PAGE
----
More and more of the burden of Woolwich Arsenal FC was falling on William Hall and Henry Norris.  A document listing shares bought in the new limited company between Sat 21 May and Thur 26 May 1910 was prepared by Norris’ solicitors Rodgers, Gilbert and Rodgers, not the club’s solicitor.  Hall and Norris had both bought 240 shares (worth £240) and George Leavey had bought 100.  There were no other shareholders of any importance.  Between Mon 6 and Mon 13 June 1910 the management of Woolwich Arsenal FC on a daily basis began, Hall and Norris confirming George Morrell in his job as club manager, ending speculation that he’d be sacked and Fulham’s Phil Kelso sent in instead.  All the ground staff were also confirmed in their jobs; one, Alexander Rae, was still with Arsenal in the Chapman years, in charge of match-day hospitality.  The Kentish Independent told its readers that promises had been made to strengthen the team; these promises weren’t kept.


There was aggravation after aggravation.  By 10 June 1910 Archibald Leitch had changed his mind about the deal Leavey had negotiated with him and sent in a bill for the full amount he was owed by the old limited company.  This was perhaps more a headache for Charles Brannan, as liquidator, than for Hall and Norris, as it meant that a deal with Leitch would have to be hammered out before any other creditors got anything.  His demand for payment in full was never an issue for the club again and in later years Leitch appeared as a shareholder in Woolwich Arsenal FC.  It seems that a deal was hammered out with him, perhaps with shares in lieu of money as payment.  Then the fund-raising committee in Woolwich decided to wait upon events rather than hand over to Hall and Norris the money they’d raised so far; however they did apply for several hundred shares in Hall and Norris’ limited company.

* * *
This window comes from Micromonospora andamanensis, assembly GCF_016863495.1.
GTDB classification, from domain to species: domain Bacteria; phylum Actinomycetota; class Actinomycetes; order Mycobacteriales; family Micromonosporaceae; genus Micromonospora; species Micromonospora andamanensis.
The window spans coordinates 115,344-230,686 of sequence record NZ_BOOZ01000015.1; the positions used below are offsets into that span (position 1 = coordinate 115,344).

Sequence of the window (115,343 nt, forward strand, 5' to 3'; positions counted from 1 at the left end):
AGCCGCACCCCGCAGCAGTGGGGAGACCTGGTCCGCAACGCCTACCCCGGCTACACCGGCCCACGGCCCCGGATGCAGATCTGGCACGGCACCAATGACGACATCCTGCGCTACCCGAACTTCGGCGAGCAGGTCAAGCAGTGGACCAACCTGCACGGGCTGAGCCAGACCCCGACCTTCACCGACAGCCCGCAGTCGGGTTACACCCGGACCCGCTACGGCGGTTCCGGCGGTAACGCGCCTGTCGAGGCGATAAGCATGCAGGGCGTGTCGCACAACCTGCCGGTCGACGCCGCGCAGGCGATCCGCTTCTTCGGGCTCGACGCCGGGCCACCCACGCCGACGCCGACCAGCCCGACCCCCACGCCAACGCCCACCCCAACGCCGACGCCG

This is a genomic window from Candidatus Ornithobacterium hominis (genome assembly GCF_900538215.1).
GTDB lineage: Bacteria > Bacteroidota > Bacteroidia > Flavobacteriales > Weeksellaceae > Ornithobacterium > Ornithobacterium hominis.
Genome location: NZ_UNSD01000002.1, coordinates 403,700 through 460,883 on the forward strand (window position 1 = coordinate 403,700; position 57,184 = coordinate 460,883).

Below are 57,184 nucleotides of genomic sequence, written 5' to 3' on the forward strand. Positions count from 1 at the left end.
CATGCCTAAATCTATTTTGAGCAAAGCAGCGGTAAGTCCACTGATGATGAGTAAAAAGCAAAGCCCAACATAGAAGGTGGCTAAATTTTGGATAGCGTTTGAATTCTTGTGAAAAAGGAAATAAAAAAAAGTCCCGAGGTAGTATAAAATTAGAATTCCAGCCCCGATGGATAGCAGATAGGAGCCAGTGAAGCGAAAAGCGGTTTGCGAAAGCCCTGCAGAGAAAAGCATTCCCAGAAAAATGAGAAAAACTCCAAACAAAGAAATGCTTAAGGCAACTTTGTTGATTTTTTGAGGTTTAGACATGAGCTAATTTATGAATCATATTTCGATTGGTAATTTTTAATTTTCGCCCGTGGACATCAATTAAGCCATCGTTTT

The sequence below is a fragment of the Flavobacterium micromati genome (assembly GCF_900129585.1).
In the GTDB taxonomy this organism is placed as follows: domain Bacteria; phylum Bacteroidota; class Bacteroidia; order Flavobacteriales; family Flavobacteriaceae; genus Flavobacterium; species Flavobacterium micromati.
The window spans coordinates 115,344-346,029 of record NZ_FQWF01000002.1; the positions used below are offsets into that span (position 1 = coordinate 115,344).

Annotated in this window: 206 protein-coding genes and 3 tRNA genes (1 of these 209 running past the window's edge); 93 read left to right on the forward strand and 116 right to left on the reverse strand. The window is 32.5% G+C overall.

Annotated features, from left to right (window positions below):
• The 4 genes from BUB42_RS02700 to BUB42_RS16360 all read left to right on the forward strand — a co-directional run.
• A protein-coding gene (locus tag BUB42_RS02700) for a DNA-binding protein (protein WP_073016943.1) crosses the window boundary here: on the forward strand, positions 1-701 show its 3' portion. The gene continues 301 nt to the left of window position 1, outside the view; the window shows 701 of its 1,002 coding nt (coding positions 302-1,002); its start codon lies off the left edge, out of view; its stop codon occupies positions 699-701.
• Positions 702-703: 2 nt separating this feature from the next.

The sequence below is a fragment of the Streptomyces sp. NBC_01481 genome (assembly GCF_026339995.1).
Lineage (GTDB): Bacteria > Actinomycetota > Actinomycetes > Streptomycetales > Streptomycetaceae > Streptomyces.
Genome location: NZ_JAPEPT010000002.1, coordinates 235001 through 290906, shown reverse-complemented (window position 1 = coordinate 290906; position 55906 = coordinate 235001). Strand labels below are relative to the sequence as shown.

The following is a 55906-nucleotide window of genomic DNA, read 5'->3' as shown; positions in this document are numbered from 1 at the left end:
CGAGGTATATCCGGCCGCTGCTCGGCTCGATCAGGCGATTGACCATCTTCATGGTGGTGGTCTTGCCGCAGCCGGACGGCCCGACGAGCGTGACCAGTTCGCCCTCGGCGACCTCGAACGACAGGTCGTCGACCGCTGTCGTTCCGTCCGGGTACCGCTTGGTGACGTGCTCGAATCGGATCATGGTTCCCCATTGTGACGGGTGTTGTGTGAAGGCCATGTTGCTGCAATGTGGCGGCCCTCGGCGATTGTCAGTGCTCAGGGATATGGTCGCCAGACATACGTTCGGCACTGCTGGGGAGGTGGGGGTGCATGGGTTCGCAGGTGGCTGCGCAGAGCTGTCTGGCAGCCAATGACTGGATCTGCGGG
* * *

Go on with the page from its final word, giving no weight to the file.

The attitudes they were meeting in the local people prompted Henry Norris to write on his and Hall’s behalf in the Kentish Independent of Fri 10 June 1910.  Once again, though he had not been the prime mover in the rescue of Woolwich Arsenal by the men of Fulham, he did take it upon himself to be the rescuers’ main spokesman, becoming - inevitably - the man the public knew, at whom they could direct the flak.  His letter said that so many of the applicants for the shares in the new limited company had demanded their money back when Allen, Hall and Norris had taken it over, that only 520 shares in it were going to be owned by people living in Woolwich and Plumstead; all the rest would be owned by Hall, Norris and Leavey.  Norris’ tone was angry and hurt - he said that the effort to save the local football team deserved more local support.  But he was uncompromising, too: he stated that the club MUST become self-supporting, that he and Hall would not dip into their own pockets to keep it solvent.  (That is, they would not act as Leavey had so often done.)  Norris ended by calling his local critics’ bluff: he invited them to come forward, before 17 June 1910, and take over the club themselves if they thought they could do any better.  Nobody did, of course!  They just wrote angry letters of complaint about the whole business, published in the Kentish Independent over the next week or two; though the correspondents showed quite as much ill-feeling towards each other as hostility towards Hall and Norris; in Woolwich, everybody was blaming everybody else for their inability to rescue Woolwich Arsenal without outside help.